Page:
Chana’s Prayer: A Worship of the Heart

Rabbanit Nomi Berman

Rabbanit Nomi BermanTefillat Chana, which we read on the first day of Rosh Hashana, still resonates thousands of years later. It does not only touch those who in some way share Chana’s story – it impacts the manner in which each of us davens daily. Tractate Brachot 31a teaches us:

כמה הלכתא גברוותא איכא למשמע מהני קראי דחנה; We derive a series of halakhot from the story of Chana, which govern the way we pray.

The first two chapters of Shmuel, which form our haftara, also present a second model of avodat Hashem. As Rav Yigal Ariel points out in his commentary to Sefer Shmuel, Elkana serves as a foil to Chana. Elkana is introduced to us as someone who travels to Shilo at regular intervals:”ועלה האיש ההוא מעירו מימים ימימה להשתחות ולזבח לה׳ צבאות בשלה” – And the man [Elkana] went up out of his city annually to worship and to sacrifice to Hashem in Shiloh (Shmuel I 1:3). While Chana is the paradigm of spontaneous and passionate avodat Hashem, Elkana represents consistent devotion.

Perhaps this dichotomy between Elkana and Chana foreshadows the debate between the Rambam and Ramban about the very nature of tefilla. The Sifrei tells us that the mitzva of “לעבדו בכל לבבכם” – to worship God with our hearts – manifests itself in the obligation of tefilla. Based on this, the Rambam understands that we are obligated to create an Elkana style routine of daily prayer. The Ramban, on the other hand, understands that our duty to worship God with our hearts translates into an obligation to turn to God at times of great need, as Chana did.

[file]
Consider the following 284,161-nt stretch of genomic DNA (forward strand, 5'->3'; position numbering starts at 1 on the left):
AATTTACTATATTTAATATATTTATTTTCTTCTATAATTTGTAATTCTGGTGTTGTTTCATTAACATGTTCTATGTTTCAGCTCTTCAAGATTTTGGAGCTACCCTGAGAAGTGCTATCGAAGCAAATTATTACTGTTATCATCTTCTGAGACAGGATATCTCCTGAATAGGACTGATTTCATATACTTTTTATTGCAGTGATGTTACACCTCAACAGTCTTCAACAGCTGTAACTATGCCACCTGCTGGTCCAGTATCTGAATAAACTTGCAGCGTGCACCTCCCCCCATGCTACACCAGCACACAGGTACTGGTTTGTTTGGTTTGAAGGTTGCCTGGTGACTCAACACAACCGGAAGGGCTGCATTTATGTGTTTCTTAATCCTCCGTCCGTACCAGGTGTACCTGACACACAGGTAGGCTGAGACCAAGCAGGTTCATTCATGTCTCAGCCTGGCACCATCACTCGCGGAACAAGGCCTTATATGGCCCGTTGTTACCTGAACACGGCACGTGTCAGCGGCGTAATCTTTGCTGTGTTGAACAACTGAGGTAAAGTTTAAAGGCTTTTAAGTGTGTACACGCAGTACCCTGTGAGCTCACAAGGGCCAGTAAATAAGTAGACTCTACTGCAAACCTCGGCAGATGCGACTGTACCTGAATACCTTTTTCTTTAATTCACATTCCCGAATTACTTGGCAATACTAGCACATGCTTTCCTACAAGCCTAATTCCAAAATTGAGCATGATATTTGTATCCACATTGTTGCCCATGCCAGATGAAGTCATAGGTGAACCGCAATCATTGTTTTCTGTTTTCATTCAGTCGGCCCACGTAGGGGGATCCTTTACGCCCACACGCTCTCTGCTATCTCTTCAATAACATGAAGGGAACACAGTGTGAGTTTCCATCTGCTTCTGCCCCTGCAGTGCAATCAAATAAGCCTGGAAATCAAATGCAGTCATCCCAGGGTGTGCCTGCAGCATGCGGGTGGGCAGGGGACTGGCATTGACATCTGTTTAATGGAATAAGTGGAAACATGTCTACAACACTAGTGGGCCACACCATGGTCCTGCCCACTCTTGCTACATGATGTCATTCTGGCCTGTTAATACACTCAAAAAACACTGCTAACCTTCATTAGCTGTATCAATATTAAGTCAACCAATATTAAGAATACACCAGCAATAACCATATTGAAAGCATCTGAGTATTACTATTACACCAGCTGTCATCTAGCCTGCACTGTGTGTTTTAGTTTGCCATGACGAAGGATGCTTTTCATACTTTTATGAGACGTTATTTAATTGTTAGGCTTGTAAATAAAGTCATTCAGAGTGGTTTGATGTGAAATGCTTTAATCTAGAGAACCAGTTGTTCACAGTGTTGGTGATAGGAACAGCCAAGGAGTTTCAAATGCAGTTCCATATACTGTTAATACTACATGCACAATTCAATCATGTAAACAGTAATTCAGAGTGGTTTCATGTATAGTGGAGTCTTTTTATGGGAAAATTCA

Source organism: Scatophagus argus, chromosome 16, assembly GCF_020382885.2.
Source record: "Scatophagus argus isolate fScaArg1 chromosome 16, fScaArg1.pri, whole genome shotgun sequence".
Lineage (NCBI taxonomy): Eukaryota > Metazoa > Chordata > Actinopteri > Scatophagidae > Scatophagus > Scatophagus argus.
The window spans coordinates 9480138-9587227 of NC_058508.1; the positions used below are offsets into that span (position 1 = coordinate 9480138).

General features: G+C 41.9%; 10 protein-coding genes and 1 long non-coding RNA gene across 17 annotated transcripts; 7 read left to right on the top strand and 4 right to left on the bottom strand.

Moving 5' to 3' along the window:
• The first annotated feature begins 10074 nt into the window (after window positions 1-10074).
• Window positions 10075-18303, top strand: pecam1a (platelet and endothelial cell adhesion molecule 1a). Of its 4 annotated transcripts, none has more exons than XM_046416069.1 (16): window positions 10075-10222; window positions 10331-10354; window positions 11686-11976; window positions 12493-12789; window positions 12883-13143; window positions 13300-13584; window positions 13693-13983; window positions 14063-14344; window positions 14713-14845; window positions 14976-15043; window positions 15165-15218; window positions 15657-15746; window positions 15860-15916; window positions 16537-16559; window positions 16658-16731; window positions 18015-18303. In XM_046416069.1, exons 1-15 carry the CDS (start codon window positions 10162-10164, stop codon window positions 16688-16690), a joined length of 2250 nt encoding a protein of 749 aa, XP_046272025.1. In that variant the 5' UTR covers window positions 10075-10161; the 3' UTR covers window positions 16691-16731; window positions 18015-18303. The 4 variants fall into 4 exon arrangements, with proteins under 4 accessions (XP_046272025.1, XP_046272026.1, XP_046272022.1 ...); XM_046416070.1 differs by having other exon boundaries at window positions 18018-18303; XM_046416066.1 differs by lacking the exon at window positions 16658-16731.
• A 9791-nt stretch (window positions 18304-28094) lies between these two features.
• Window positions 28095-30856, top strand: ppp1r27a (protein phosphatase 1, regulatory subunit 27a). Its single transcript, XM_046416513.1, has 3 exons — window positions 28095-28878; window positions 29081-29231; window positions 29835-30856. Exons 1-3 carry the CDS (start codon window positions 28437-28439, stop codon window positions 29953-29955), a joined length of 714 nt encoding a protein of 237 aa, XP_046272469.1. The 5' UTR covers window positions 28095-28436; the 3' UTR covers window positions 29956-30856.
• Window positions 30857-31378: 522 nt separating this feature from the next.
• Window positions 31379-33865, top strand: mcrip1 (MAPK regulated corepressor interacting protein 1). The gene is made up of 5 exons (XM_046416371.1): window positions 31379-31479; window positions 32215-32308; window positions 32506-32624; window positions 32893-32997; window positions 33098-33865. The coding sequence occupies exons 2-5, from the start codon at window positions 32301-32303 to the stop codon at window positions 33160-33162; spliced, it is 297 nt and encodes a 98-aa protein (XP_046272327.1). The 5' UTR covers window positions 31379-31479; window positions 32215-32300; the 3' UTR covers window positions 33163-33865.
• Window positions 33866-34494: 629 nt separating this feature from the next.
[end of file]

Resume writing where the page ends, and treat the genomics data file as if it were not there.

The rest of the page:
In our spiritual lives, Chana and Elkana work in tandem. While the focus of the story is on Chana and on her passionate plea, it is Elkana who creates the context. Chana could have turned to God at home, but she didn’t. It is only in Shiloh that her pain takes the form of tefilla.

It is only natural to seek religious “highs” and it is tempting, especially in an age of google-paced instant gratification, to abandon the mediocrity of daily ritual. The haftara of Rosh Hashana offers us a formula to achieve true avodat Hashem. Our ultimate goal is to inject Chana’s passion – her ability to “pour out her heart to Hashem” (Shmuel I 1:15) – into Elkana’s routine of consistent devotion.

Rabbanit Nomi Berman is Rosh Beit Midrash of the Maria and Joel Finkle Overseas Program at Midreshet Lindenbaum


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